Lateral knowledge is knowledge that's from a wholly unexpected direction, from a direction that's not even understood as a direction until the knowledge forces itself upon one.
Lateral truths point to the falseness of axioms and postulates underlying one's existing system of getting to the truth."

So with thoughts such as these, I drifted.
I enjoyed this quiet time beneath the pines to read and think.
I was thankful for my life and experiences so far on this journey.

When I talked to my friends, they seemed shocked to hear I was so positive about being stranded in this desert town.
Life is 10% of what you experience, and 90% of your attitude towards it.

So I will enjoy this day of rest and reflection. Tomorrow will be lots of work, changing out the injectors.


  1. M,
    Great post... by the way, I responded to your shortwave tube radio request under that post.

    Today's post about being stranded reminds me of my situation, only I'm stranded for more than a day. I'm stranded in an office cubicle, just waiting for the socio-economic slide to affect me and my family enough so that I will be allowed to take the steps that I know in the end will be necessary.

    Sure, I have my garden planted (and am adding to it most days). Sure, I have some beans and bullets. But I am forced (by threat of divorce and thereby losing the needed ability to be near my son and deluded wife) to play the game until the bitter end. Or at least until the end gets close enough for the blind to see.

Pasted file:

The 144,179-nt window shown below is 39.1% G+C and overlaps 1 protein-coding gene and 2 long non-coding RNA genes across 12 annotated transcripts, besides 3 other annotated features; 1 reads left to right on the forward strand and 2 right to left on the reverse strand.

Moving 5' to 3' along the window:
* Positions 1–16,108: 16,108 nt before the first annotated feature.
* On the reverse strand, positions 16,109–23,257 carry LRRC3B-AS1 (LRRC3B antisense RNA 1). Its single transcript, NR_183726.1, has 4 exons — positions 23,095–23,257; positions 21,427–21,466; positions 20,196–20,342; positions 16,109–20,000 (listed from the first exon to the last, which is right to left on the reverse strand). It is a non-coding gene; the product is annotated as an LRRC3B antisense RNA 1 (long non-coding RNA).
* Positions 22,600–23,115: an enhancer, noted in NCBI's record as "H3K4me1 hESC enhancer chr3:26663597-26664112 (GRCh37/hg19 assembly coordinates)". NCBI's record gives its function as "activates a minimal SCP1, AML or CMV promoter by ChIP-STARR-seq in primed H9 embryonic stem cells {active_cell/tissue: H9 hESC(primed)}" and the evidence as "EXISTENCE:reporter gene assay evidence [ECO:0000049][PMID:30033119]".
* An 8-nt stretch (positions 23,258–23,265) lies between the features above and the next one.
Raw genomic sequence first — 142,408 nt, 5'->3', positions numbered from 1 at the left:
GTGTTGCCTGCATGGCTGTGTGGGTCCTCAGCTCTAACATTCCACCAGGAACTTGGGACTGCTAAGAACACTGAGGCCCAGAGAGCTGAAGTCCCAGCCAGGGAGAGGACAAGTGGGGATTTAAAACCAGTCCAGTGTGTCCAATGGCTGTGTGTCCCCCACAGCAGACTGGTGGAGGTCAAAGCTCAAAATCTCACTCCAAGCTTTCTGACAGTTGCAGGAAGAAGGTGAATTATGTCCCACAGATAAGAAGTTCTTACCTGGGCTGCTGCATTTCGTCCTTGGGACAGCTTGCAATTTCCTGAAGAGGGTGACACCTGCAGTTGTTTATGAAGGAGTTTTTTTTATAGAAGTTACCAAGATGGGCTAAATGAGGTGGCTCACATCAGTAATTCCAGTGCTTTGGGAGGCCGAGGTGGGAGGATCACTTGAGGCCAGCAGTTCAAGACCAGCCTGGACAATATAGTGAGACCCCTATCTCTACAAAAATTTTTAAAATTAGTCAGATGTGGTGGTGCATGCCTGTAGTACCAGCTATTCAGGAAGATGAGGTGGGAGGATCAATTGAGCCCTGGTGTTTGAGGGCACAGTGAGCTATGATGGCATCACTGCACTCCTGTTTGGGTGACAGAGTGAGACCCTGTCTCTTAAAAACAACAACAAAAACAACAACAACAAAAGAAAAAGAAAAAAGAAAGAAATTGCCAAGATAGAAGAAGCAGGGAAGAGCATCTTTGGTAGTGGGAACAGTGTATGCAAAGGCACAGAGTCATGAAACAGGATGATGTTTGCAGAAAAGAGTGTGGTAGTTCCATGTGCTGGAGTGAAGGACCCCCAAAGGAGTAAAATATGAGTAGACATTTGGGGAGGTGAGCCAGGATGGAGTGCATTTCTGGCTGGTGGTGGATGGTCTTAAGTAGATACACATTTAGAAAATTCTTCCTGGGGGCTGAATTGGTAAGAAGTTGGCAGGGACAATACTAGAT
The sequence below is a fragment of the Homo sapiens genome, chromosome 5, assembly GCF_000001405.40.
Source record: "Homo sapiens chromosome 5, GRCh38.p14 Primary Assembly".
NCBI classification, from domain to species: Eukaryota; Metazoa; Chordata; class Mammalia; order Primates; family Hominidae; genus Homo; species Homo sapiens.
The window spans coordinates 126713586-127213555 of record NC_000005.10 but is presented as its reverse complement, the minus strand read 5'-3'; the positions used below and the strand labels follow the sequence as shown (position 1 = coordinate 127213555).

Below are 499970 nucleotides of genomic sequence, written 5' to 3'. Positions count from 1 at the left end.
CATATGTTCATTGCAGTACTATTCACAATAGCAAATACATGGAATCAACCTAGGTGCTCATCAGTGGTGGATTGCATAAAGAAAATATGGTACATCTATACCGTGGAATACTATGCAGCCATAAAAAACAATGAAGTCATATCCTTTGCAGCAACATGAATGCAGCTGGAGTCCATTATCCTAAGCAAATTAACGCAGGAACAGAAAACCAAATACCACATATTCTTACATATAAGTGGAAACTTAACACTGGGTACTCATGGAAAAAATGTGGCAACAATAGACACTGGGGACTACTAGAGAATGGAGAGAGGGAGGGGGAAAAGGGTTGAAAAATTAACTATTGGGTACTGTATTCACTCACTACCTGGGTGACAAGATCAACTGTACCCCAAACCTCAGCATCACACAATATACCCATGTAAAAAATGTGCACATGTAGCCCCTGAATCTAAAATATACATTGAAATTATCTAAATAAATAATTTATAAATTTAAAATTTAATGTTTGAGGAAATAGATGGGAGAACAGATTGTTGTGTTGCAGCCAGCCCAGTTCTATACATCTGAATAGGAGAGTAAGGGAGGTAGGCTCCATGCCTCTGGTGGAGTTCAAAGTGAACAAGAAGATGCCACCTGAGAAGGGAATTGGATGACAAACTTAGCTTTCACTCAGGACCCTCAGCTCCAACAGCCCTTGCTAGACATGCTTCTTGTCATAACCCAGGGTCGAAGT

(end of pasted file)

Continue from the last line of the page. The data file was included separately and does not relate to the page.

The garden, I can see, is going to be my refuge. I haven't felt so good in months of years. My muscles are a bit stiff, and my hands got plenty dirty, by by God, it feels good to touch the soil and feel that I'm doing something with reality, and not just affecting bits and bytes on computer screens.

    I will soon start to fish in the river, and even do a bit of urban foraging for wild plants... just got my guide to edible plants of eastern and central North America.

    Peace be with you and good luck with your garden. Keep in touch through your blog... I will need the inspiration as I spend beautiful summer days inside this office. Unless, by some miracle, I get downsized and can collect unemployment to be outside in the garden and on the rivers.

  2. Sounds like you have the most important thing you can carry...a good and positive attitude!

    I think you are doing good, my friend! Hope the van problems work themselves out soon!

  3. Funny how those mechanics never seem to want to refund your money when they mis-diagnose something.... That's why I do my own wrenchin'......

  4. It sounds as if your injector pump timing is off. You should be able to here injector knock while at idle and almost pinpoint which one is bad.

    You should always go to a diesel specialist for any diesel problems, standard run of the mill ASE mechanics have very little knowledge of diesel sciences and mechanics.